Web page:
A year ago, many of us were spending time, energy and money to prevent a huge water tower from being built smack dab in front of Olivet Church’s front door. Obviously we lost the battle! This obnoxious structure, one of Boone County’s tallest rural towers, rubs shoulders with the Olivet Church Cemetery. It dwarfs the lovely old Olivet Church built with the "living money" of farmers who made what they wore and ate when a dozen eggs brought 10 cents and chickens 15 cents each. The tower is there, and that’s that. We’ll tolerate it.
I personally wish to thank the board of directors of Water District No. 9 for adding a historical touch to commemorate our busy little community in its infancy. This intersection of Olivet Church Road and the extension of Columbia’s East Broadway - today’s Route WW - was on narrow, winding dirt roads with logs and saplings filling mud holes. The first structure was a log cabin on the southwest corner of the crossroads. The owner also had a blacksmith shop on the southeast corner, and he accommodated his customers by keeping extra food, tobacco and other products on hand to resell.
Perhaps the second structure was a small tollhouse - a place where a man and wife lived and collected a few pennies from users of the privately owned Fulton Gravel Road. Sunday schools were being held in three school cabins: Turner School to the south, Carlisle School to the west and Carter School northeast of the crossroads. The three groups met once a month, weather permitting, to study the Bible, pray and sing the old hymns. In summer, some met under shade trees at various homes. All three groups helped organize and finance Olivet Christian Church.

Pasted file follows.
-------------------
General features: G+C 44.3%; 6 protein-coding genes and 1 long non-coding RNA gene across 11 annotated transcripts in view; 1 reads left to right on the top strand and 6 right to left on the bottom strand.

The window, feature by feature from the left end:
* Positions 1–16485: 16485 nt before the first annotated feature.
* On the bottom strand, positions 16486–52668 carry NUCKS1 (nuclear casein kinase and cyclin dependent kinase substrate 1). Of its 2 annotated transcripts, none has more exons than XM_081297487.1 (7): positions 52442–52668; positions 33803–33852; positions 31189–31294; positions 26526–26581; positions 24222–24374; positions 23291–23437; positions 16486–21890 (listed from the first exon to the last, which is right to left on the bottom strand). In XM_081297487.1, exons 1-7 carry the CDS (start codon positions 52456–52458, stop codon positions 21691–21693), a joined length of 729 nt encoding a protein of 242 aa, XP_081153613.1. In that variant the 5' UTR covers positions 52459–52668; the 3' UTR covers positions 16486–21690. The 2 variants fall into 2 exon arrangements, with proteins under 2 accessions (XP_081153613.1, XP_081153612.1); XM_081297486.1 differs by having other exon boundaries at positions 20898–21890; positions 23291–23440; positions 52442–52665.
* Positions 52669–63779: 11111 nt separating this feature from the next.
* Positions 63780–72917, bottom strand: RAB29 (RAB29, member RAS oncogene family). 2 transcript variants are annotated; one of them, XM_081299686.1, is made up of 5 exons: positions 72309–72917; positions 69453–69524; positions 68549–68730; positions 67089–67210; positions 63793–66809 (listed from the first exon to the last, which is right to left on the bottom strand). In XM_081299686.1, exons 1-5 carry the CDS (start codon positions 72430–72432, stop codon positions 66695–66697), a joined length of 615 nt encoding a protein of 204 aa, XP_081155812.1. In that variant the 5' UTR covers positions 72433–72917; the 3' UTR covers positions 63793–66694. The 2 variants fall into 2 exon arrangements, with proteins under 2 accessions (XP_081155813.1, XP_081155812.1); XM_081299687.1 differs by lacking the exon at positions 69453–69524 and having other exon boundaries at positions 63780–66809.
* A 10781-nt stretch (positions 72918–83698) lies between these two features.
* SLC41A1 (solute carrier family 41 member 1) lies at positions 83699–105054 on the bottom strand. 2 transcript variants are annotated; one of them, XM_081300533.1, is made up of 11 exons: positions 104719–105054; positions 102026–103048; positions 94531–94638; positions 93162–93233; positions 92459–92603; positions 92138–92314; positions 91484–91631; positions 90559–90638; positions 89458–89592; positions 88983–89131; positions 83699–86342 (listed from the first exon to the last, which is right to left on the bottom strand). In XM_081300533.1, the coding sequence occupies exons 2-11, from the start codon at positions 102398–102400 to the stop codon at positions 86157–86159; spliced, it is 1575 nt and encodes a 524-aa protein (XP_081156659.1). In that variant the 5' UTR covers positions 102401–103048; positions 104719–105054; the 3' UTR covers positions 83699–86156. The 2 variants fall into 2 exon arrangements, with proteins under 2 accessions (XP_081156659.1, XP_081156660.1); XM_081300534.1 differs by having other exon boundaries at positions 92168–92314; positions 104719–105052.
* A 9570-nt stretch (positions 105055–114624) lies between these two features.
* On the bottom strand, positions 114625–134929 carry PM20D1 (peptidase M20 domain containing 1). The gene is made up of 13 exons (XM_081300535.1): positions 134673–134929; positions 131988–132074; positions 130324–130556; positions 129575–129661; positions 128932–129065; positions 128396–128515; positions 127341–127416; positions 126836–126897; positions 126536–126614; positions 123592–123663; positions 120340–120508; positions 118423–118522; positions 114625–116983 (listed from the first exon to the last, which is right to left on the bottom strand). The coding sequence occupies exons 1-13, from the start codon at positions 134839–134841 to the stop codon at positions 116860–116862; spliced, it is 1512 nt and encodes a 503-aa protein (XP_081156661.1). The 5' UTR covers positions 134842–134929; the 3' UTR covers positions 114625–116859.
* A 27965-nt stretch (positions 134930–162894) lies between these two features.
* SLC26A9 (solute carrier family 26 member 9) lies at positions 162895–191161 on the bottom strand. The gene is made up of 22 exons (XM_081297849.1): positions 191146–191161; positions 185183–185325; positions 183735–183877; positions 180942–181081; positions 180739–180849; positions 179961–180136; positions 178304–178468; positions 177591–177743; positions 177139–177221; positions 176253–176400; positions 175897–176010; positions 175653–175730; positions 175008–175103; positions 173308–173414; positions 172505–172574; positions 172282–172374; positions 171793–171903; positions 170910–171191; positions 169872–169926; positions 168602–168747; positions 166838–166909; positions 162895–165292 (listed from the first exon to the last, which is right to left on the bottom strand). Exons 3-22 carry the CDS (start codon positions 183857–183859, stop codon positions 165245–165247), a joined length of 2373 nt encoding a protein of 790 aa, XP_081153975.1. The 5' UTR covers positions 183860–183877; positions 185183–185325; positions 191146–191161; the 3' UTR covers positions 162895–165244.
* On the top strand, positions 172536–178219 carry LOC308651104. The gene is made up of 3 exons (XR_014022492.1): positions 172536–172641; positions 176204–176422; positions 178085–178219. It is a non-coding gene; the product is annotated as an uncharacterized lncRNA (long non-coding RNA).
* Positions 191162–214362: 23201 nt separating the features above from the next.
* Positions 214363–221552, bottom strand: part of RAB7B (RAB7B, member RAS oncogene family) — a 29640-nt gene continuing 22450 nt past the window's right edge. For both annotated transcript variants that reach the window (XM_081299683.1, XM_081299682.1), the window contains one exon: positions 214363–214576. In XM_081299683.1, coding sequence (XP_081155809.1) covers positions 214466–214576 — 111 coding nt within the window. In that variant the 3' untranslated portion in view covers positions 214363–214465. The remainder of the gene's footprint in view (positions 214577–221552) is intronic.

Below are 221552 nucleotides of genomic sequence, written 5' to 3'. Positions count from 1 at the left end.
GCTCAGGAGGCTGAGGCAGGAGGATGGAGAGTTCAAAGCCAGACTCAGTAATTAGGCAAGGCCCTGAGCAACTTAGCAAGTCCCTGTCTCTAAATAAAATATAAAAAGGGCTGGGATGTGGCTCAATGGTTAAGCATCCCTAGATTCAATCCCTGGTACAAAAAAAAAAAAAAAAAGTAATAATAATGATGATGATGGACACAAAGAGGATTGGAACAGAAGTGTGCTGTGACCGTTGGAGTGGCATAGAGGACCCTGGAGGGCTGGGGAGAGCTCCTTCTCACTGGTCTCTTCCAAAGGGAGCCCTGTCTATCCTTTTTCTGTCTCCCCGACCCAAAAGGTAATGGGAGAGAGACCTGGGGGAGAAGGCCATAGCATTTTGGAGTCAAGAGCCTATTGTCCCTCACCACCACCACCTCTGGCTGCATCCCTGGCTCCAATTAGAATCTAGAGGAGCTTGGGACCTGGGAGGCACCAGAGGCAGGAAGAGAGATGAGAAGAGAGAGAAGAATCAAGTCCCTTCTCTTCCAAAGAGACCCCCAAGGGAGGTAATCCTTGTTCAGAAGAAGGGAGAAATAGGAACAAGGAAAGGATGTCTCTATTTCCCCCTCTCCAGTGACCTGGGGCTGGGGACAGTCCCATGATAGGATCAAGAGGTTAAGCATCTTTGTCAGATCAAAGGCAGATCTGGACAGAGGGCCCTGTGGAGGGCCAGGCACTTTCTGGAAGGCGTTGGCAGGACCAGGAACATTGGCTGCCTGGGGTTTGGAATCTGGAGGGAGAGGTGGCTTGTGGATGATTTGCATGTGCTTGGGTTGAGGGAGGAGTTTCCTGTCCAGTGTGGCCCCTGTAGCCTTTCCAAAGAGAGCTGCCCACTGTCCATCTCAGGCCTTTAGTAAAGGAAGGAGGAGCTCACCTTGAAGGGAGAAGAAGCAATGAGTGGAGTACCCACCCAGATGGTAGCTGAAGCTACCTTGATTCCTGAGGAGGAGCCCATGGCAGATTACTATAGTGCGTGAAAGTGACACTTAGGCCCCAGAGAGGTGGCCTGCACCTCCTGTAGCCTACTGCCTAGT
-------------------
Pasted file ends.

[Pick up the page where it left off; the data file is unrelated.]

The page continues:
From south of the crossroads came families named Carlisle and Turner, from the west came the Esteses and Hadens and from northeast - the Carter school area - came the Gibbses and Tekottes. Those and many other familiar names can be located in the oldest part of the cemetery in "spitt’n distance" of the water tower.
Thirty-seven people joined Olivet at the organizational meeting and, with the help of the president of Christian College, named the church "Olivet" and affiliated it with the Disciples of Christ. R. S. Estes donated an acre of ground, to be used for "religious purposes," including burial. Farmers cut and trimmed huge floor joists and dragged them three miles from William Berkley Estes’ wood lot near, Sugar Grove Church, on mud sleds to the building site where the toll road and an unnamed dirt road crossed.
Meeting once a month, five more people were "put under the water" after morning services in March. The building, erected by Columbia Carpenters in 1874, cost $2,000. About this time, a major change gave the crossroads its name. A large family named McHarg came from Maghara in Northern Ireland. Mr. and Mrs. Archibald McHarg with children - Sarah, Hannah, Tillie, Arch, Robert, Tom and William - bought a large farm at the crossroads.
The McHargs became merchants, contractors, teachers, morticians and homemakers. They were leaders in Olivet Church and the community. Perhaps it was when U.S. mail for farmers was delivered to McHarg’s store that the name "Harg" was listed on the Missouri road map. Harg was and is the religious and community center of the area.
Now, look high in the sky, on the tall white tower, for "HARG, 1874."